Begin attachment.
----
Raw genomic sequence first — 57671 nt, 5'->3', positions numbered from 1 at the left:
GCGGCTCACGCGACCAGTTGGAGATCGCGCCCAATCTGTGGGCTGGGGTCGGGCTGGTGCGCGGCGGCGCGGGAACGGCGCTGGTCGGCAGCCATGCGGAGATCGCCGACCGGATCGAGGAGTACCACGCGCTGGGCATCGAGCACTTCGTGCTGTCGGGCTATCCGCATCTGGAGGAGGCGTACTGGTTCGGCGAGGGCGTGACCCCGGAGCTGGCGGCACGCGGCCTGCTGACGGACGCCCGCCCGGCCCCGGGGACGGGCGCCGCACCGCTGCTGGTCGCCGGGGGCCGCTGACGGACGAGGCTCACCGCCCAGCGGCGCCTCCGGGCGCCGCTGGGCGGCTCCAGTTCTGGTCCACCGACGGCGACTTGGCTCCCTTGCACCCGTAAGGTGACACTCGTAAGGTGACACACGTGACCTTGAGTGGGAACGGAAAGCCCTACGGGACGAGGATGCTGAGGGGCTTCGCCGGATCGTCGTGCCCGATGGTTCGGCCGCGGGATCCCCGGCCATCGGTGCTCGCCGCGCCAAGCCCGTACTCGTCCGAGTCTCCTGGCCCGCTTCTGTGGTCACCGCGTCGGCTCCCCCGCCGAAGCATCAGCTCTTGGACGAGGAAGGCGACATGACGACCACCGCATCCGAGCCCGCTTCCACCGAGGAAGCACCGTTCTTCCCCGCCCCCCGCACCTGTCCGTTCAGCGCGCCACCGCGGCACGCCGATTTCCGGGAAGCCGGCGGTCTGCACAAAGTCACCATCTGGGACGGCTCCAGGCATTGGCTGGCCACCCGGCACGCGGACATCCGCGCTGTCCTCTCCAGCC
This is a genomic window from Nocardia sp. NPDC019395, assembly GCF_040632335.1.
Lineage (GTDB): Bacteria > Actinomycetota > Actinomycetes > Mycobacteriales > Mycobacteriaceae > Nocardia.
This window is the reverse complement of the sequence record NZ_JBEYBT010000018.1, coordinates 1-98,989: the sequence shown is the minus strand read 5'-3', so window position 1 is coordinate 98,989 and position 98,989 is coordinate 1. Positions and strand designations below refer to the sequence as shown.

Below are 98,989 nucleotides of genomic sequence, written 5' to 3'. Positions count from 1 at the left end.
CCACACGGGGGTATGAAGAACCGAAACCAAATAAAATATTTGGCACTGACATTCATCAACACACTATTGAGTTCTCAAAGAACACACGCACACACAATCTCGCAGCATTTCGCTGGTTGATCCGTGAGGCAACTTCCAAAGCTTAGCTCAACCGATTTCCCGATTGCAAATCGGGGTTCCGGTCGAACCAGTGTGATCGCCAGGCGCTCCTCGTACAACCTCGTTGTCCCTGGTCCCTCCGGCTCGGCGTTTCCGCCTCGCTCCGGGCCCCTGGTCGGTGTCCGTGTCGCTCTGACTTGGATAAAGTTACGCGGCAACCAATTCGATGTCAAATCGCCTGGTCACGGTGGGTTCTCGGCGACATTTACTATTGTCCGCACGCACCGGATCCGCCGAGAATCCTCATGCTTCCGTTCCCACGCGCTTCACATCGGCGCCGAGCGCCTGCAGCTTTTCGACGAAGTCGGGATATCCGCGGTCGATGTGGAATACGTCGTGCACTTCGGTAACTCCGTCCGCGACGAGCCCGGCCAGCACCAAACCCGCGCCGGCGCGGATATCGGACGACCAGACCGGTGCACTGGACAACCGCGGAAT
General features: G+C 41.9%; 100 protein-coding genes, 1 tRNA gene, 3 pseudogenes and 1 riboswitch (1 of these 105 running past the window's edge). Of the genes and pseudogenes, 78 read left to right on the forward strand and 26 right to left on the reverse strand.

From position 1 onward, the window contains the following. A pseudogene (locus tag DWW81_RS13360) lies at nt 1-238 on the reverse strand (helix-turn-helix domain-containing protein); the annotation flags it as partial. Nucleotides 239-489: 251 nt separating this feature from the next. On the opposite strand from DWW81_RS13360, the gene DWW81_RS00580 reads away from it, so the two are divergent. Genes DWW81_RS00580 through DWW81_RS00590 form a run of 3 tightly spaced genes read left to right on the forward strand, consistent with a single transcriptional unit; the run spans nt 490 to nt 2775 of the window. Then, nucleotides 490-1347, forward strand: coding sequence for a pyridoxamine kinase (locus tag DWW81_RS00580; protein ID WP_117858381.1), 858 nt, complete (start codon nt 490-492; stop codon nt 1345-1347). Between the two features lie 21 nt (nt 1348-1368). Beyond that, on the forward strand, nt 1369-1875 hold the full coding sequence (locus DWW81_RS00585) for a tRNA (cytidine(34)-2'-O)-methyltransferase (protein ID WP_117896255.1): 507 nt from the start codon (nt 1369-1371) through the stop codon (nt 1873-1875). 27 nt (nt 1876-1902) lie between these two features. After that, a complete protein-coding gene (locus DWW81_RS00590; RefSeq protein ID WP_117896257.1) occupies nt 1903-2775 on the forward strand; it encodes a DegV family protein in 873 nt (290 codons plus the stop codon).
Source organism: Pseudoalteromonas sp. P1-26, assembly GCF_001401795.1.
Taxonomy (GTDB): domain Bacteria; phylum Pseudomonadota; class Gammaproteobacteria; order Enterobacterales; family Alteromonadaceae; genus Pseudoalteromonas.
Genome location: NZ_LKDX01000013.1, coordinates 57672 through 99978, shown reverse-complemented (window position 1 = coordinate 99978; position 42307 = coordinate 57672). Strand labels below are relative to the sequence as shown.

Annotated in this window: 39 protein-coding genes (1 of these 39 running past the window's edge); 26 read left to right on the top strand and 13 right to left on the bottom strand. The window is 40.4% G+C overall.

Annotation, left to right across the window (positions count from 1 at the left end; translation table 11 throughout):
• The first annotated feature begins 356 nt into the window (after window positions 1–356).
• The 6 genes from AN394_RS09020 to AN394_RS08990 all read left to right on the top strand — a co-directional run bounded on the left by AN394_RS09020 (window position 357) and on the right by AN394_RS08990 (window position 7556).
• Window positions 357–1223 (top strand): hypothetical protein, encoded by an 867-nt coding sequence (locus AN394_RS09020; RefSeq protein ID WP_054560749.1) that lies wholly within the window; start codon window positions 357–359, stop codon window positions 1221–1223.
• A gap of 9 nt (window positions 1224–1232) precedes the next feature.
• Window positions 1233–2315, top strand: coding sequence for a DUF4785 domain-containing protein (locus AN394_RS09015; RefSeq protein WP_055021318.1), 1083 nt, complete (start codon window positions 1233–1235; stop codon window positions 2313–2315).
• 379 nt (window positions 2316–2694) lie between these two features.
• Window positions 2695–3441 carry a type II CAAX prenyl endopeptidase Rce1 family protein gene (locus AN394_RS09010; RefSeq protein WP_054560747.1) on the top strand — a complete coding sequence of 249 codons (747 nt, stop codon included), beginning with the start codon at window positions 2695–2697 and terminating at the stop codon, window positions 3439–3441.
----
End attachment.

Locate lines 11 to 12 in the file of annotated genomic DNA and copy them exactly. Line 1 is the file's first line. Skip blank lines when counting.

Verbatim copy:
Taxonomy (GTDB): domain Bacteria; phylum Pseudomonadota; class Gammaproteobacteria; order Enterobacterales; family Alteromonadaceae; genus Pseudoalteromonas.
Genome location: NZ_LKDX01000013.1, coordinates 57672 through 99978, shown reverse-complemented (window position 1 = coordinate 99978; position 42307 = coordinate 57672). Strand labels below are relative to the sequence as shown.